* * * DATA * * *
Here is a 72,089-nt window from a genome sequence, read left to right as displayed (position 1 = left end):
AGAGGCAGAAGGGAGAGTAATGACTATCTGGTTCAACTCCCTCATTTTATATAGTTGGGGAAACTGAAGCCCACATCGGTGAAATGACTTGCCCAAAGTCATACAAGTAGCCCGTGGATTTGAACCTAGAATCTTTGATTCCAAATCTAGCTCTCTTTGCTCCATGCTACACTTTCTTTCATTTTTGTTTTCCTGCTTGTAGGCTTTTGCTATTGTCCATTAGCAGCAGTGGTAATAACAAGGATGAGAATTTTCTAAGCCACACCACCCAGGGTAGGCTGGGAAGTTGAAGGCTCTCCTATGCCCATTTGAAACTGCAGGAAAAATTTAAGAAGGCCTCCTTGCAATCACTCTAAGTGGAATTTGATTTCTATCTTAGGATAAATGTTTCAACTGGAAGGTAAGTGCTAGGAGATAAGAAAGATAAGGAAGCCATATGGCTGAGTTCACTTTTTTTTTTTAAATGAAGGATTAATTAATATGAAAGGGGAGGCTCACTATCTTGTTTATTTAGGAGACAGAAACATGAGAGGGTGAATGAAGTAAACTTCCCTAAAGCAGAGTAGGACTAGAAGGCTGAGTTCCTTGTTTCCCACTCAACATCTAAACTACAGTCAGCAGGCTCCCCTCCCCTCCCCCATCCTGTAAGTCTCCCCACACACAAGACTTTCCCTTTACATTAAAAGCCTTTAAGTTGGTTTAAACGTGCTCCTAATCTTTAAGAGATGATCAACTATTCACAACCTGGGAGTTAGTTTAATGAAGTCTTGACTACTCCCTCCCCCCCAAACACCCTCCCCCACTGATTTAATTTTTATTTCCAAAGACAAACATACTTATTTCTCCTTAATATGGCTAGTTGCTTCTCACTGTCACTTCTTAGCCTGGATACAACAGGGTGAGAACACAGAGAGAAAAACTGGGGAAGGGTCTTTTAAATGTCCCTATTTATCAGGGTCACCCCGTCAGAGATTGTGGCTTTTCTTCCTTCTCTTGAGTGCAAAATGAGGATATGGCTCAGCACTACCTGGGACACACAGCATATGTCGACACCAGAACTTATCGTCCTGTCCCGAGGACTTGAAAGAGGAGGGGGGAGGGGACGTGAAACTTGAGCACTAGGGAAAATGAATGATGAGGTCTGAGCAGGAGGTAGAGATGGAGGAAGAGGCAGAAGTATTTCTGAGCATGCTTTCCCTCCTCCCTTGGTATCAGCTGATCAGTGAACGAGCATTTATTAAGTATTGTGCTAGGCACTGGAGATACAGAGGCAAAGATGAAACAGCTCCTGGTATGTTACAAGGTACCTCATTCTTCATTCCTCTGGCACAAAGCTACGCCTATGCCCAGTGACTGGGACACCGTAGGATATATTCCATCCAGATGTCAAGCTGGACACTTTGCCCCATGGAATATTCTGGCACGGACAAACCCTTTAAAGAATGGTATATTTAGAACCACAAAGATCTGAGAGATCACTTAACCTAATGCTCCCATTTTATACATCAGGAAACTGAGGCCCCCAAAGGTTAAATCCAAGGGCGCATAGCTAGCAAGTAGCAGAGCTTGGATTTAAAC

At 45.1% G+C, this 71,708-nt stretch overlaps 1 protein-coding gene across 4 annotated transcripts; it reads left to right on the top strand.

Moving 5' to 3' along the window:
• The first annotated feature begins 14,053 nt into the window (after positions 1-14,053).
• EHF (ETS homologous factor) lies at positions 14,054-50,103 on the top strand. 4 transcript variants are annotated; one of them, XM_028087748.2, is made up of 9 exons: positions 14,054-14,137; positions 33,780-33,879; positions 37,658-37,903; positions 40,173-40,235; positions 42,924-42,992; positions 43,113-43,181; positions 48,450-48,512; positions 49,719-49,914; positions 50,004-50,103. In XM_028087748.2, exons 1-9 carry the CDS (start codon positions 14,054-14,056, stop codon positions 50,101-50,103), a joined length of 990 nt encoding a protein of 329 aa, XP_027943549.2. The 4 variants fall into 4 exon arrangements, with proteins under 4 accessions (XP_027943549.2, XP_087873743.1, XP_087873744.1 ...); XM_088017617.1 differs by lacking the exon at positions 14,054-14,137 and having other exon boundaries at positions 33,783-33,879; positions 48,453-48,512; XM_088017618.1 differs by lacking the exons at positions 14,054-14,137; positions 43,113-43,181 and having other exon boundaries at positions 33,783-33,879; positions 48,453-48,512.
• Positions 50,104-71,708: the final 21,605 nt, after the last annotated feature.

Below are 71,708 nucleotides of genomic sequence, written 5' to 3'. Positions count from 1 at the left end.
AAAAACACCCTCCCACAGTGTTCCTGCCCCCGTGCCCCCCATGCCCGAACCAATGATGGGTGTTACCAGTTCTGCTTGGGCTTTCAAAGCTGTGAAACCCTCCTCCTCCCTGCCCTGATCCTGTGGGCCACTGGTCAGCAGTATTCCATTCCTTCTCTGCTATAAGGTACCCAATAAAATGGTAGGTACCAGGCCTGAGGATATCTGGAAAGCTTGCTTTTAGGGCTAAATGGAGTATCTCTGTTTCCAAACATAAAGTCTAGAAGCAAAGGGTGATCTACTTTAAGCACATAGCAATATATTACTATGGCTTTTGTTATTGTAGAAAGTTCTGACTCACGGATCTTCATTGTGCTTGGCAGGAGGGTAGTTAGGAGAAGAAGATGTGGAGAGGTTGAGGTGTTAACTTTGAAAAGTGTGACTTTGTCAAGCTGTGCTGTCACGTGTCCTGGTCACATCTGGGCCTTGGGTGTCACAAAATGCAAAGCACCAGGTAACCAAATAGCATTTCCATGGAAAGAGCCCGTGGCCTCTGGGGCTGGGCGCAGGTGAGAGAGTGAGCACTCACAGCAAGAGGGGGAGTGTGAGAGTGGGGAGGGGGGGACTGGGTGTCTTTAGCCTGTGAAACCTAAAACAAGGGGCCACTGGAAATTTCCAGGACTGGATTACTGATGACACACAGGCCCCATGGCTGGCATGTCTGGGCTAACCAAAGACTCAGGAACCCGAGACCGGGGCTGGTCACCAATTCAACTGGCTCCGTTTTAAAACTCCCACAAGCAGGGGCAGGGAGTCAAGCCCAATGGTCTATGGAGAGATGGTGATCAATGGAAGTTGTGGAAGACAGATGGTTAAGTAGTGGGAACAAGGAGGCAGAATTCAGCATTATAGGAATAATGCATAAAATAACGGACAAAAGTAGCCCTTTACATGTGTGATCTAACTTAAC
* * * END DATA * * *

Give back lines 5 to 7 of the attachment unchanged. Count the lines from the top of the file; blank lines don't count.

• The first annotated feature begins 14,053 nt into the window (after positions 1-14,053).
• EHF (ETS homologous factor) lies at positions 14,054-50,103 on the top strand. 4 transcript variants are annotated; one of them, XM_028087748.2, is made up of 9 exons: positions 14,054-14,137; positions 33,780-33,879; positions 37,658-37,903; positions 40,173-40,235; positions 42,924-42,992; positions 43,113-43,181; positions 48,450-48,512; positions 49,719-49,914; positions 50,004-50,103. In XM_028087748.2, exons 1-9 carry the CDS (start codon positions 14,054-14,056, stop codon positions 50,101-50,103), a joined length of 990 nt encoding a protein of 329 aa, XP_027943549.2. The 4 variants fall into 4 exon arrangements, with proteins under 4 accessions (XP_027943549.2, XP_087873743.1, XP_087873744.1 ...); XM_088017617.1 differs by lacking the exon at positions 14,054-14,137 and having other exon boundaries at positions 33,783-33,879; positions 48,453-48,512; XM_088017618.1 differs by lacking the exons at positions 14,054-14,137; positions 43,113-43,181 and having other exon boundaries at positions 33,783-33,879; positions 48,453-48,512.
• Positions 50,104-71,708: the final 21,605 nt, after the last annotated feature.